July 23, 2018 (LifeSiteNews) — A Notre Dame English professor has taken to the pages of the New York Times to suggest that having his daughter may have been a mistake thanks to climate change “doom[ing]” the planet.
“I cried two times when my daughter was born,” Roy Scranton opens his July 16 column, adapted from his new book We’re Doomed. Now What? Essays on War and Climate Change. “First for joy, when after 27 hours of labor the little feral being we’d made came yowling into the world, and the second for sorrow, because “[m]y partner and I had, in our selfishness, doomed our daughter to life on a dystopian planet, and I could see no way to shield her from the future.”
The source of Scranton’s sorrow is climate change, which Scranton says cannot be addressed without “radically reorient[ing] almost all human economic and social production,” including “centralized control of key economic sectors,” something he admits is “scarcely imaginable, much less feasible.” As a result, he predicts the 21st century will see a “global catastrophe whose full implications any reasonable person must turn away from in horror.”
In fact, there remains significant debate among scientists as to whether human activity contributes to climate change and whether its effects will truly be dangerous.
Climate activists suffered a blow in 2010 with the discovery of widespread data manipulation and politicized reporting by their leading researchers, and the oft-cited “97% scientific consensus” is a misrepresentation based on an overview of 11,944 papers from peer-reviewed journals, to which just 4% of the authors bothered to respond at all.
Nevertheless, Scranton persists. “Some people might say the mistake was having a child in the first place,” he says, citing reports that climate change is causing increasing numbers of people to decide against having children. “[S]truggling with the ethics of living in a carbon-fueled consumer society, [they] consider having children selfish and environmentally destructive.”
Scranton adds that while procreation is “the single strongest drive humans have” and the “fundamental organizing principle of every human society,” the fact remains that “nobody really needs to have children.”
After a discussion about the futility of trying to live a more carbon-friendly personal lifestyle and those who have carried such logic to suicidal extremes, Scranton explains that he is “committed to life in this world” because this world “is the only one that offers joy.” Yet the following assessment of the life in store for his daughter is hardly joyous.
“Every day brings new pangs of grief. Seeing the world afresh through my daughter’s eyes fills me with delight, but every new discovery is haunted by death,” he writes. “How can I read her ‘Winnie the Pooh’ or ‘The Wind in the Willows’ when I know the pastoral harmony they evoke is lost to us forever, and has been for decades? How soon do I explain to her what’s happening? In all the most important ways, it’s already too late.”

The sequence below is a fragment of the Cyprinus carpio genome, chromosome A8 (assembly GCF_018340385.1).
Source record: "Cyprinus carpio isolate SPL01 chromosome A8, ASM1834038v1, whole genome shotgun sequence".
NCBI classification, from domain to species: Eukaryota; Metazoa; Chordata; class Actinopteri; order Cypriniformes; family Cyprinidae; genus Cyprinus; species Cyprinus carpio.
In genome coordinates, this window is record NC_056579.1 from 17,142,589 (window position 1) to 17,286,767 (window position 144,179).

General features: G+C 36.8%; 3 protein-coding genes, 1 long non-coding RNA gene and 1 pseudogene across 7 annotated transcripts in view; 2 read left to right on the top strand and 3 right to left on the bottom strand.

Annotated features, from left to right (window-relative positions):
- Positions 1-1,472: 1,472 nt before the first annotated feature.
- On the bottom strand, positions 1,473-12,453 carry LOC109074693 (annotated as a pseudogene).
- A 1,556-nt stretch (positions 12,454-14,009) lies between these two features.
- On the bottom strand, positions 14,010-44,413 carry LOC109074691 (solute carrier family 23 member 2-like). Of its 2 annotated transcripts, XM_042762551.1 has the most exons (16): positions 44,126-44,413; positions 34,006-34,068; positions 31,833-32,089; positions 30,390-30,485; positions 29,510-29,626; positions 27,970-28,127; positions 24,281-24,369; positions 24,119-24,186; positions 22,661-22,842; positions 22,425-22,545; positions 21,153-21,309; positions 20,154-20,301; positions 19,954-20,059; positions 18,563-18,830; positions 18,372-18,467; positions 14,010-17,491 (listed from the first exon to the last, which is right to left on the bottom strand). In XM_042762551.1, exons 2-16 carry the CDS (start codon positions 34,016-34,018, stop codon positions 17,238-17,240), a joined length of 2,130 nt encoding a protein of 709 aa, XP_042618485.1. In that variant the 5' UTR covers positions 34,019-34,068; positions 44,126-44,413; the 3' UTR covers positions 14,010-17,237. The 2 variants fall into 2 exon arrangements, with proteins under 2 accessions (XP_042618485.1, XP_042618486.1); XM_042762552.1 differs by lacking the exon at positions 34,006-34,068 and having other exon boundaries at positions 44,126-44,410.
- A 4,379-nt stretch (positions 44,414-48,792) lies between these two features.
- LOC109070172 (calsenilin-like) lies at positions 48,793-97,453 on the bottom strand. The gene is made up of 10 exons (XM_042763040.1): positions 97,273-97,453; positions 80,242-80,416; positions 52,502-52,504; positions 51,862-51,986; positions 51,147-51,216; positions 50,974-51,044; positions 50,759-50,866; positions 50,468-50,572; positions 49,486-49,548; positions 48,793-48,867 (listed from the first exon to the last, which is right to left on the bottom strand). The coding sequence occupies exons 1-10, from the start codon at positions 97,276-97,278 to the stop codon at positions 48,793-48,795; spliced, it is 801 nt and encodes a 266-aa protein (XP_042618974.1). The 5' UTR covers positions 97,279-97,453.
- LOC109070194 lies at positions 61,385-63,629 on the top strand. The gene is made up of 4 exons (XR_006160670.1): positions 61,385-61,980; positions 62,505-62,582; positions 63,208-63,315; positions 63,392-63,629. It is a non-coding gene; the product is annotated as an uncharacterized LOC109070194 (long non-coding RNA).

In the end, Scranton suggests it’s not a mistake to have children, but not because their blessings outweigh or potentially solve the world’s problems; merely because it’s too late to make a difference.
“There is no utopia, no Planet B, no salvation, no escape,” he laments. “We’re all stuck here together. And living in that world, the only world there is, means giving up any claims to innocence or moral purity, since to live at all means to cause suffering.” In his telling, the only thing left is to impart on his daughter the importance of “living ethically.”
While Scranton identifies climate change as the dominant threat facing humanity, others worry that having too few children is the real danger.
Citing data from the United Nations, Axios reports that most countries’ populations are currently shrinking, and are projected to dramatically drop near or below replacement levels over the course of the current century. Combined with increasing life expectancy, this is expected to produce a future with more elderly people than ever yet fewer young workers to support them and sustain economic and technological progress.
“Except Africa, by 2050 about a quarter of the world population will be 60 or older,” Axios reports. “At about 900 million now, their numbers will rise to about 3.2 billion in 2100. By 2080, those 65 or older will be 29.1% of the global population — and 12.7% will be 80 or over, Eurostat said.”
The warning follows the news earlier this month that deaths outpaced births in Europe in 2017. In addition to the fiscal ramifications, population decline has sparked debate over whether to compensate with mass immigration, or whether doing so further undermines Western nations’ already-embattled Judeo-Christian foundations.